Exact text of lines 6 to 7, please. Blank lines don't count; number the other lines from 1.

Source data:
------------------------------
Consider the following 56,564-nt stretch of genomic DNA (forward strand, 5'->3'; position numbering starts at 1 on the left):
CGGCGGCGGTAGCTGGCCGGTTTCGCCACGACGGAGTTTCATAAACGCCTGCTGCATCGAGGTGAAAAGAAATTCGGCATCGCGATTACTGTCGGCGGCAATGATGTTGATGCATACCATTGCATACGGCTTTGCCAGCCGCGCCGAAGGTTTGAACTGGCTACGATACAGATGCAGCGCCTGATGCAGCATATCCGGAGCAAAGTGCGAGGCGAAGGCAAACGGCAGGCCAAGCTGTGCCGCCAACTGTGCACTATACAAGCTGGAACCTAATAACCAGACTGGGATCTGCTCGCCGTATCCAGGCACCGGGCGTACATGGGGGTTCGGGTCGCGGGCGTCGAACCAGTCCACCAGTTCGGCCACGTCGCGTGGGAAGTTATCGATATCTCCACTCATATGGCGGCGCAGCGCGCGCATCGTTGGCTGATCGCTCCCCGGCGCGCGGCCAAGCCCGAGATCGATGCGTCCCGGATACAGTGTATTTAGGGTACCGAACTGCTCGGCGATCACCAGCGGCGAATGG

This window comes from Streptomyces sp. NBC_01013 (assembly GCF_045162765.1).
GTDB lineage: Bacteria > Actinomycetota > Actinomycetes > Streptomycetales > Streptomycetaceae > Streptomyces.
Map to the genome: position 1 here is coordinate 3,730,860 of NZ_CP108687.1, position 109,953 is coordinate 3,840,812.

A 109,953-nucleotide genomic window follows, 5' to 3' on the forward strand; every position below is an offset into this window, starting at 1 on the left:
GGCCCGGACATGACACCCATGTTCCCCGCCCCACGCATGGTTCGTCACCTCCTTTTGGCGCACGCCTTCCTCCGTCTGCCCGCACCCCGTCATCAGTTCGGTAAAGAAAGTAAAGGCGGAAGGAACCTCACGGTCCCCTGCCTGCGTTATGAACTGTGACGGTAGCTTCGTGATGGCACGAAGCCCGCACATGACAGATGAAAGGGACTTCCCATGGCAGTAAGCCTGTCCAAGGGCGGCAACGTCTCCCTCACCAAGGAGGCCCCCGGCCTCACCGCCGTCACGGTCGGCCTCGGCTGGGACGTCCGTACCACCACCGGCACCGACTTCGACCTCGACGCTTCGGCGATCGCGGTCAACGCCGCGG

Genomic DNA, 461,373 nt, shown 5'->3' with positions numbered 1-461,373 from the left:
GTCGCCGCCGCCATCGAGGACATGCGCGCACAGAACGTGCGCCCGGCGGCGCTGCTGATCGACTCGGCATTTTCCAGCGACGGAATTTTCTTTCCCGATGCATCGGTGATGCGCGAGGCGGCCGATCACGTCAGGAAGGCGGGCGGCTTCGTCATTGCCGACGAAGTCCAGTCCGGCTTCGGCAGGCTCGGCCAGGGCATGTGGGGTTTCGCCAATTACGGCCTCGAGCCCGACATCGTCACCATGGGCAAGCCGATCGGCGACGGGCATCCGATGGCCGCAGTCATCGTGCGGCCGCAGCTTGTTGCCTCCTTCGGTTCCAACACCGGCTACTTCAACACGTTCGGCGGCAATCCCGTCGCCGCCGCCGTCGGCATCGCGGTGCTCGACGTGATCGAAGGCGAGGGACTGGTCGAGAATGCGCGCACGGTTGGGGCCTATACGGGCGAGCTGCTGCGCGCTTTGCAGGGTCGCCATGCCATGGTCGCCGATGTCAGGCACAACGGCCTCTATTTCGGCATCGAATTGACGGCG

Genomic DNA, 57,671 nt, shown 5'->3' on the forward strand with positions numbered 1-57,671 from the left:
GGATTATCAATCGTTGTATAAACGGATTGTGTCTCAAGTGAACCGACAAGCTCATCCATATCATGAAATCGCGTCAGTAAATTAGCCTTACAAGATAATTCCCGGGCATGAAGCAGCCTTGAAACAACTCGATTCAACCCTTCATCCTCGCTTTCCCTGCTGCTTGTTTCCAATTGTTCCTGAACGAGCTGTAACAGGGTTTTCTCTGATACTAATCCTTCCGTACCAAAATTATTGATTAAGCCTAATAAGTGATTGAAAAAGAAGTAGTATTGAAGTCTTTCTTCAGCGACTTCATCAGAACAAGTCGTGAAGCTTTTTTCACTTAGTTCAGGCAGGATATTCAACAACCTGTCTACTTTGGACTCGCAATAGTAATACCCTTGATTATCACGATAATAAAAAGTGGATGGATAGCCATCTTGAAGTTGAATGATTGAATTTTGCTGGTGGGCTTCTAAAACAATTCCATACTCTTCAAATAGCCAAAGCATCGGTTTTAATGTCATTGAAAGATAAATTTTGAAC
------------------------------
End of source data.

A 109,953-nucleotide genomic window follows, 5' to 3' on the forward strand; every position below is an offset into this window, starting at 1 on the left:
GGCCCGGACATGACACCCATGTTCCCCGCCCCACGCATGGTTCGTCACCTCCTTTTGGCGCACGCCTTCCTCCGTCTGCCCGCACCCCGTCATCAGTTCGGTAAAGAAAGTAAAGGCGGAAGGAACCTCACGGTCCCCTGCCTGCGTTATGAACTGTGACGGTAGCTTCGTGATGGCACGAAGCCCGCACATGACAGATGAAAGGGACTTCCCATGGCAGTAAGCCTGTCCAAGGGCGGCAACGTCTCCCTCACCAAGGAGGCCCCCGGCCTCACCGCCGTCACGGTCGGCCTCGGCTGGGACGTCCGTACCACCACCGGCACCGACTTCGACCTCGACGCTTCGGCGATCGCGGTCAACGCCGCGG